It was just as well, though. I couldn’t stand spending hours chatting about clothes (even though I like fashion), fingernails, and shaving; nor the required bouts of speculation about what certain preapproved members of the generally inscrutable opposite sex might be thinking about. I’d rather have been reading or talking about books or listening to music or seeing movies, all of which is still true today. By high school I was shaving my legs (but not talking about it much) and I was writing essays in AP English about those “popular girls.”

I still have acute memories that center on clothing. There was that day Michelle and Francie both wore the same fashionable sundress to school (white with a big flower appliqued on the front) and had this big old feud over it, or the time in music class when Windy and Karin and some of the other popular girls included us in their circle by passing a down coat around so that we could all play their game of screaming into the coat without being heard by the rest of the huge class. I squirm a bit now to think of the first brand-new outfit I ever bought with my own earnings: a shiny polyester knit skirt and matching long-sleeved, cowl-neck, belted top in black with diagonal bright yellow, turquoise, and red bands that was so disco and so wrong for me, yet I know how proud I felt in my new ensemble, with my feathered hair and cork wedge sandals with the macrame across the toes.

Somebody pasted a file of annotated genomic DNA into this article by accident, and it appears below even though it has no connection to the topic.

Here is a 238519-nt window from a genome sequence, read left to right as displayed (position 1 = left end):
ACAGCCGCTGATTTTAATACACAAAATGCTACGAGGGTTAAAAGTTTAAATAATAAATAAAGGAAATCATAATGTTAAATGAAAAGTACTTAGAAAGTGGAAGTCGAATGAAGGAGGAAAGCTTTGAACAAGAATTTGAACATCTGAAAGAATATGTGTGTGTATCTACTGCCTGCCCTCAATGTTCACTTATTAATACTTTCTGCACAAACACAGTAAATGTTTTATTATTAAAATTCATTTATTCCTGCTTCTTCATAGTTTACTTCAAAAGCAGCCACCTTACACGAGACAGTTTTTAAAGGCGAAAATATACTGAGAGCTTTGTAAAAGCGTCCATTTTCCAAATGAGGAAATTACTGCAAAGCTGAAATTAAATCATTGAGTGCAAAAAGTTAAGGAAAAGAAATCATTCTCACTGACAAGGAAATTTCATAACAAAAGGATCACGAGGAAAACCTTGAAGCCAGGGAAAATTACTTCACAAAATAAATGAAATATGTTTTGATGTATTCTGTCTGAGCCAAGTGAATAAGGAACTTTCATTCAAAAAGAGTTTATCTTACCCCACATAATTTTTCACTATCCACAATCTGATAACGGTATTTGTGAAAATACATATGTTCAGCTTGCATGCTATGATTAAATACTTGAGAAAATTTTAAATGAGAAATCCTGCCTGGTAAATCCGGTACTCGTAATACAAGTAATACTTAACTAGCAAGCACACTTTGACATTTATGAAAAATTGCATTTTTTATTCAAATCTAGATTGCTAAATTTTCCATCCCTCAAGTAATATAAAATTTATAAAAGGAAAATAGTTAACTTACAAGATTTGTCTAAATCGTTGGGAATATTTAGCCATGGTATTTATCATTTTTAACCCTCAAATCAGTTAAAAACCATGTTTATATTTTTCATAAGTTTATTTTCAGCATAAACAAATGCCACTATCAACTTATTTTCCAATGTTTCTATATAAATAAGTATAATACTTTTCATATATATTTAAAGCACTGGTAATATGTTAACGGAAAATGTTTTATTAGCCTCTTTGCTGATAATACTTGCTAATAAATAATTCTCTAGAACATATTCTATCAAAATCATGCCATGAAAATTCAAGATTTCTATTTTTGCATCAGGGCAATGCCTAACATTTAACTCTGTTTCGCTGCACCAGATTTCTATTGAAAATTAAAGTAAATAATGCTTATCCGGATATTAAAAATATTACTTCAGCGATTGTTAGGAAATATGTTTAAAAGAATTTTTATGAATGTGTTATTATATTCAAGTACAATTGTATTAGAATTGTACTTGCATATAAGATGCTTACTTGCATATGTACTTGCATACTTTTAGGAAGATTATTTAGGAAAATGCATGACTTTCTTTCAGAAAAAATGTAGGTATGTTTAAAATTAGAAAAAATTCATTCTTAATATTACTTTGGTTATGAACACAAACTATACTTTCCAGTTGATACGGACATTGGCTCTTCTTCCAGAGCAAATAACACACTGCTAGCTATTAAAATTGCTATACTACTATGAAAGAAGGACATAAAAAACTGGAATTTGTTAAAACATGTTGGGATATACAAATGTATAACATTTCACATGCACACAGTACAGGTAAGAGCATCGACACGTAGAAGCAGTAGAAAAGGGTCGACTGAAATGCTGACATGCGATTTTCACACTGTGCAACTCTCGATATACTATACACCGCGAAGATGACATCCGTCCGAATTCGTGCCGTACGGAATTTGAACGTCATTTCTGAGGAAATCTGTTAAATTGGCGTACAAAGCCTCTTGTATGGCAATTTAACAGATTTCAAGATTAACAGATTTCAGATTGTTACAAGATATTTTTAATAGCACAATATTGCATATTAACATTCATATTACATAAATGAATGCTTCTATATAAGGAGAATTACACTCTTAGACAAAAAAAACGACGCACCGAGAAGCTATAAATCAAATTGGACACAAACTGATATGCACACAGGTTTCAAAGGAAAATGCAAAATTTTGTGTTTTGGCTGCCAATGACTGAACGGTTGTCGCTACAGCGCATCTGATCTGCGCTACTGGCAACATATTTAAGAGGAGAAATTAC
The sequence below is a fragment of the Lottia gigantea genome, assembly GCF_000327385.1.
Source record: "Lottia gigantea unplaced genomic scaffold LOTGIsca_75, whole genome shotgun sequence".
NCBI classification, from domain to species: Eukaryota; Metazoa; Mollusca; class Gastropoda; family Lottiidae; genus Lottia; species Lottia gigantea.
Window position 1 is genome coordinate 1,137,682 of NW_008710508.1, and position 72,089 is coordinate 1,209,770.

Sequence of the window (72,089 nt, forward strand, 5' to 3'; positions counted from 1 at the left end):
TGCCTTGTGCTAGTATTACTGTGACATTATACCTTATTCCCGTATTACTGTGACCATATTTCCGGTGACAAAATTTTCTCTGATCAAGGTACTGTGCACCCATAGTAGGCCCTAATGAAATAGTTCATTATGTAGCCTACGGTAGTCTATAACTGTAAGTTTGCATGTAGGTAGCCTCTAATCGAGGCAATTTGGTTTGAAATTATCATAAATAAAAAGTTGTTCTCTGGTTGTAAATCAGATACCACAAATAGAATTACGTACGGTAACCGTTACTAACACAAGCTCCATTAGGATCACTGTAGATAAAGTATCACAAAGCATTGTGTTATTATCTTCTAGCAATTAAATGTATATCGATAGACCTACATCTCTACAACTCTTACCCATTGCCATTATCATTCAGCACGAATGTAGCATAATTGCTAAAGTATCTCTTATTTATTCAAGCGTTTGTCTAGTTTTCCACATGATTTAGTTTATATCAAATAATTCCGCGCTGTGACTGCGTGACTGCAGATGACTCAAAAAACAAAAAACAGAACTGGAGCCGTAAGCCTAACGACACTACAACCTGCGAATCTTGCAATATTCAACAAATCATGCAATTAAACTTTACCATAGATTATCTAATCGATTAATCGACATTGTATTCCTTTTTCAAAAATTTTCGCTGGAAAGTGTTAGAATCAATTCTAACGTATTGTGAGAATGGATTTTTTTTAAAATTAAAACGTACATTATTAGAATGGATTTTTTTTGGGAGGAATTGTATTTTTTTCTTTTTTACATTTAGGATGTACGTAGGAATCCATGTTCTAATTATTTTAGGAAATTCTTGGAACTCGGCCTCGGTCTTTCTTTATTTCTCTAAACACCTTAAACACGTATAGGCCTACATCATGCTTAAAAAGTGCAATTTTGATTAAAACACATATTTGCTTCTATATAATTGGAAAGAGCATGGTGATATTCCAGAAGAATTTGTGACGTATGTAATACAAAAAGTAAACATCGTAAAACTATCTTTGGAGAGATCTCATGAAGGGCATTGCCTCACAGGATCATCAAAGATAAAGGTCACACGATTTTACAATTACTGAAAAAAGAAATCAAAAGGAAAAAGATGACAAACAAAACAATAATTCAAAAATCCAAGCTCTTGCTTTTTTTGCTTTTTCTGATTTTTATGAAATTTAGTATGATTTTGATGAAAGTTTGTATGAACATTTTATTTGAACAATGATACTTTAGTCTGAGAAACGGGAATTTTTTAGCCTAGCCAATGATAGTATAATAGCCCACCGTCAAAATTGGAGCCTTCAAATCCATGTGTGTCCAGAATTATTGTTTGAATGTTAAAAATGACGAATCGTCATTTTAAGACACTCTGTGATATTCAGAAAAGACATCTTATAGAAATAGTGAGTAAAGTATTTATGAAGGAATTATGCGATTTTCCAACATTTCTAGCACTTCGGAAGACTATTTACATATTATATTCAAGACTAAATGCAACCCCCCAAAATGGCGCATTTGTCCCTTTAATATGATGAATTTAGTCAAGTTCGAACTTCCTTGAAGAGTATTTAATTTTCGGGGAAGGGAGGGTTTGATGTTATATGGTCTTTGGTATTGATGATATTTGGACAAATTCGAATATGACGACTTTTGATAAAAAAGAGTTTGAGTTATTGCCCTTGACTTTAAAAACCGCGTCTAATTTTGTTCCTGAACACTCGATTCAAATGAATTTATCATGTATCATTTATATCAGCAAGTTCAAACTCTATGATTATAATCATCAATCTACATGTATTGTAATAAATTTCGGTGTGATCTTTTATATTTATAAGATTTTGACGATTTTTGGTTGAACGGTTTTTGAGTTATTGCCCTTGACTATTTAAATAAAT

High fashion remains as irrelevant to my daily life as ever; I mostly live in my mom’s uniform of jeans, boot-like comfortable shoes, and knit shirts or sweaters. Yet going to a boutique and seeing the colors, feeling the weights of the fabrics, and trying on artfully constructed clothing, even when I have no interest in buying it, is like a vitamin to me: it connects me to what’s going on in the world and reminds me of all the possibilities that still exist. Sometimes I’m just itching for a chance to put on a costume for a moment, even if it’s just mentally. It's an itch that Barbies and browsing in shops can satisfy equally.